The current approach to tariffs as an economic policy results in a tariff structure with never ending support for consumer goods production for domestic sales, a structure that favours import substitute production over exports with an inherent anti-export bias. Taken together, the ad hoc and episodic tariff adjustments during the Budget process results in a tariff structure that is not consistent with the policies relevant for a dynamically developing economy focused on export-led development with inclusive growth driven by the private sector. The need for a coherent National Tariff Policy thus becomes all the more pressing at a time when the economy must grow out of a pandemic shock and be prepared to meet the challenges of a highly competitive international economy.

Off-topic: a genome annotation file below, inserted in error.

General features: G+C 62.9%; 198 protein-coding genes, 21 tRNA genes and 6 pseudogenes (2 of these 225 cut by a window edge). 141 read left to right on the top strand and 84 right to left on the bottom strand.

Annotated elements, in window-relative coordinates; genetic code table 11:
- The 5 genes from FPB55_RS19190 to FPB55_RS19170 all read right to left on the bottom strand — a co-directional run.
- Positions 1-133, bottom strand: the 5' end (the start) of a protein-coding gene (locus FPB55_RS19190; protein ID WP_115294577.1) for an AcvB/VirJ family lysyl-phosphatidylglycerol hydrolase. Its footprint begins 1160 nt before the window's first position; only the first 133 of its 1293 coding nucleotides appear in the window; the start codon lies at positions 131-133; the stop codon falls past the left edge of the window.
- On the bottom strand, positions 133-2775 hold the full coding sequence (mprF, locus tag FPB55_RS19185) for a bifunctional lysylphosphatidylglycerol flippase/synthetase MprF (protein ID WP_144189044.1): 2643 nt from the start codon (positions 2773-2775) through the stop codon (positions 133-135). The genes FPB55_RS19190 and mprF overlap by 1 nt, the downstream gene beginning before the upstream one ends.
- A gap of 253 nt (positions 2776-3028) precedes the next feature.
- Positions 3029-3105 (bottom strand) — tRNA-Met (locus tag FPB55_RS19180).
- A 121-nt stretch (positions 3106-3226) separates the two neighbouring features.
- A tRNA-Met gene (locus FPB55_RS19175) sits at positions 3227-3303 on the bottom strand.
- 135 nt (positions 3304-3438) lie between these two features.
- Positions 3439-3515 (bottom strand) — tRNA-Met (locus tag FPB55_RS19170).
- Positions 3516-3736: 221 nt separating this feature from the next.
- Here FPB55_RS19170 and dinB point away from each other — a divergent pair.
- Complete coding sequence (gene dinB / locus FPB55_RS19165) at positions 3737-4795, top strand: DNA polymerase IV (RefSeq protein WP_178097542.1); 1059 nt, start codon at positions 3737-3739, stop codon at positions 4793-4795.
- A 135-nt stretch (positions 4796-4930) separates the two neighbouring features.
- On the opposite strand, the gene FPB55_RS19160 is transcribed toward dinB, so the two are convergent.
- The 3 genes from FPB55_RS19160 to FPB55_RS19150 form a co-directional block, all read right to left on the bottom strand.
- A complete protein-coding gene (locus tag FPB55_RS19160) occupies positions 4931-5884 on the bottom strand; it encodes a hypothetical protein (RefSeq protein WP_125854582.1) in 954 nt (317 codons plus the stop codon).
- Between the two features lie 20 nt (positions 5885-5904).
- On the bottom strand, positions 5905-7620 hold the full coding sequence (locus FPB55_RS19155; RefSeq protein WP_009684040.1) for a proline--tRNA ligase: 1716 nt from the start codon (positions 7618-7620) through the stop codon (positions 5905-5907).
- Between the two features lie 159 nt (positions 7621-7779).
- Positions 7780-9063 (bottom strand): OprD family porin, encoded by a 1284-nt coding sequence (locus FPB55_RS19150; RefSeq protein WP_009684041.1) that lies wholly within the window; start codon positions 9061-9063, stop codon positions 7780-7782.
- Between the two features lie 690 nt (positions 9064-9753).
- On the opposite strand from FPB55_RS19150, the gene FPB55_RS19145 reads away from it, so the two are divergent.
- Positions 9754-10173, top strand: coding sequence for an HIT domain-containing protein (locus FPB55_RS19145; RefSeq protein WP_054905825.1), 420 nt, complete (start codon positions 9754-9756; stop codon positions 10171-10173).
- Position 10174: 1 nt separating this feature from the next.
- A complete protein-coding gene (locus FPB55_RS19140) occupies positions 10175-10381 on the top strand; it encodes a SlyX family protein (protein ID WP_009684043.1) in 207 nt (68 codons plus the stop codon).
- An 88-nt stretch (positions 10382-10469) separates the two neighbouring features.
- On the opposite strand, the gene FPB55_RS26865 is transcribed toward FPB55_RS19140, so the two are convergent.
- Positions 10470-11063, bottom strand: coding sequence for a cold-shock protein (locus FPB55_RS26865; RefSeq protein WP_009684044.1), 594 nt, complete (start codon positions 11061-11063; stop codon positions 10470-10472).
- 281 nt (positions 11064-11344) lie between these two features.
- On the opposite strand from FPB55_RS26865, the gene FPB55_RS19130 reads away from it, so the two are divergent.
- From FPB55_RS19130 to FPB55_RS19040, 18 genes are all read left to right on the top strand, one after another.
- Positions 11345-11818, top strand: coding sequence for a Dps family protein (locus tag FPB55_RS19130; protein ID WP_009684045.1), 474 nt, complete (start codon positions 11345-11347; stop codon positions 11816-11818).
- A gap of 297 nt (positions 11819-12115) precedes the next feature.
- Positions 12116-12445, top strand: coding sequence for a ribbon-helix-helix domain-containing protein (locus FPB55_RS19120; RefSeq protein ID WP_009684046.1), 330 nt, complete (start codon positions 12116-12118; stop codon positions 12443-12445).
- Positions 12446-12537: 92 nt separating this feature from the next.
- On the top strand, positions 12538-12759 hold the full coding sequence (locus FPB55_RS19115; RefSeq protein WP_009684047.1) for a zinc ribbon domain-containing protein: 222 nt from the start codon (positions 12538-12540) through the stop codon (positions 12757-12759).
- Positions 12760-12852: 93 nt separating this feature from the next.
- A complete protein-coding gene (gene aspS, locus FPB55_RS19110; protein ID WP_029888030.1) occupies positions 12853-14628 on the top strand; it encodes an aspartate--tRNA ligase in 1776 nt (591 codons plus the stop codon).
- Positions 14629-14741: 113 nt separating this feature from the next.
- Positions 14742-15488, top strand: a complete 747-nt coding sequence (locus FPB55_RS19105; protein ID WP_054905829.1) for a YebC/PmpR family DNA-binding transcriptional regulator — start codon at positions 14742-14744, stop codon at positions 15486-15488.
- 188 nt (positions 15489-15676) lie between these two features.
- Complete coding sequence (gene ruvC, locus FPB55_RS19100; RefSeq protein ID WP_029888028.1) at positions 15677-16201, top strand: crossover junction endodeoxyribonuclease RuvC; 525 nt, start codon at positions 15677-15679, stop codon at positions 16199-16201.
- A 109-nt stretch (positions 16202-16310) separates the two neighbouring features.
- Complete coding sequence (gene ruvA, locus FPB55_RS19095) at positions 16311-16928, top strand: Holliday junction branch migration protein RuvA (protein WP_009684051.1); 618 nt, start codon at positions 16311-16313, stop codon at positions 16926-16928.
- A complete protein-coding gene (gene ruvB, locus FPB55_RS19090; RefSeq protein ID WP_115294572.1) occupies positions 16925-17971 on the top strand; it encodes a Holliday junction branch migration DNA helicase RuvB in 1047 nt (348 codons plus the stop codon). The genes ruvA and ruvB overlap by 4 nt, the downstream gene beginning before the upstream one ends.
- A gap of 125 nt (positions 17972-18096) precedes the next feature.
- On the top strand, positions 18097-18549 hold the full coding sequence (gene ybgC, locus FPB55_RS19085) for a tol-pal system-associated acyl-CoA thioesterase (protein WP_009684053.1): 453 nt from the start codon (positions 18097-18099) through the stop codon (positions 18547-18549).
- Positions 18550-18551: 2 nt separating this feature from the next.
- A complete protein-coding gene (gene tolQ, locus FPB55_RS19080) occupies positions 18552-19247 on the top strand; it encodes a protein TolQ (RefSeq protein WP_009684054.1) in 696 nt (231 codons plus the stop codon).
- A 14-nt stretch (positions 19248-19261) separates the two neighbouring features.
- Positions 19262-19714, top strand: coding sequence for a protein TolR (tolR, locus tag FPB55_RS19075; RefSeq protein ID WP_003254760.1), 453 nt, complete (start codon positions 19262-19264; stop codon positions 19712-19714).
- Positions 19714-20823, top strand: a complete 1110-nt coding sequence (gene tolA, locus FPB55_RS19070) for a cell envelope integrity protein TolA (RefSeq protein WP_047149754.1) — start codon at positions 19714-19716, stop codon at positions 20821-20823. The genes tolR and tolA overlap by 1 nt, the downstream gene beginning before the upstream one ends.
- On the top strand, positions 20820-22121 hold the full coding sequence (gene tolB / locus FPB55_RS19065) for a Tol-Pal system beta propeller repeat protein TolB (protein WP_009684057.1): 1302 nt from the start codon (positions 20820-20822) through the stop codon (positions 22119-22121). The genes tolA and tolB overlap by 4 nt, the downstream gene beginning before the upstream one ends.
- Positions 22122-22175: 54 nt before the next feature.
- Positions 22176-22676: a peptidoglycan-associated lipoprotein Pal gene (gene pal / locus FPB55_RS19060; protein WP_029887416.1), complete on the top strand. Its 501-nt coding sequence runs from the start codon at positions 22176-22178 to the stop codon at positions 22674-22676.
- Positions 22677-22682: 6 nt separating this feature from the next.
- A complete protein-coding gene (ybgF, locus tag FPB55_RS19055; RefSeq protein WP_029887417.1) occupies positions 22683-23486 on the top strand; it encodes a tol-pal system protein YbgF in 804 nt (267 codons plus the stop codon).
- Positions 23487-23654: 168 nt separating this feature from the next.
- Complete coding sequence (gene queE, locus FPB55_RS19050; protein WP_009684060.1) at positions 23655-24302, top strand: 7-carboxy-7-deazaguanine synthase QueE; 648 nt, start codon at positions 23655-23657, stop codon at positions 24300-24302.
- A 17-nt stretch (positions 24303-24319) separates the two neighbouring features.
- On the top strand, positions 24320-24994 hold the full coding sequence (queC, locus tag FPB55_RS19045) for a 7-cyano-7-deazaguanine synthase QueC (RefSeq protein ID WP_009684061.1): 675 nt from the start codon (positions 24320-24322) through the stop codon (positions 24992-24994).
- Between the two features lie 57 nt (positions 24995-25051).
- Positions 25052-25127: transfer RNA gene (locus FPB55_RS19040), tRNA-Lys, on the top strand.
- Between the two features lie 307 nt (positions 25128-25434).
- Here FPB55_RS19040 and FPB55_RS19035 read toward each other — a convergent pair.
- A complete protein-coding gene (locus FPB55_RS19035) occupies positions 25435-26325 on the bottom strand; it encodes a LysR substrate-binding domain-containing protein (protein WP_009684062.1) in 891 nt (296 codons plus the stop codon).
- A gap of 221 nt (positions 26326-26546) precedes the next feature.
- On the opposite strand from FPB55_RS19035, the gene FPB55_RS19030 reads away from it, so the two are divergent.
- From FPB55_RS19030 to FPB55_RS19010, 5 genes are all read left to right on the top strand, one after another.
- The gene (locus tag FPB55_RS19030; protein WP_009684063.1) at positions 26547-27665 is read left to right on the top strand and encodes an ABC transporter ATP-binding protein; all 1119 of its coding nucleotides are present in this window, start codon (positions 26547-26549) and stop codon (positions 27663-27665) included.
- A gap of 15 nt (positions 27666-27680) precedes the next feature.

At the outset it is critical to acknowledge the development context of the present exercise. Three decades ago, the Bangladesh Government embarked on a policy of trade liberalization embracing the development strategy of export-led growth, a policy that has yielded rich dividends in export success widely acclaimed by external analysts and multilateral agencies. Nevertheless, close scrutiny of the current tariff structure and trends reveal certain anti-development features that render it unfriendly to export performance and its diversification. The need for a coherent and pro-export National Tariff Policy has therefore become a national imperative.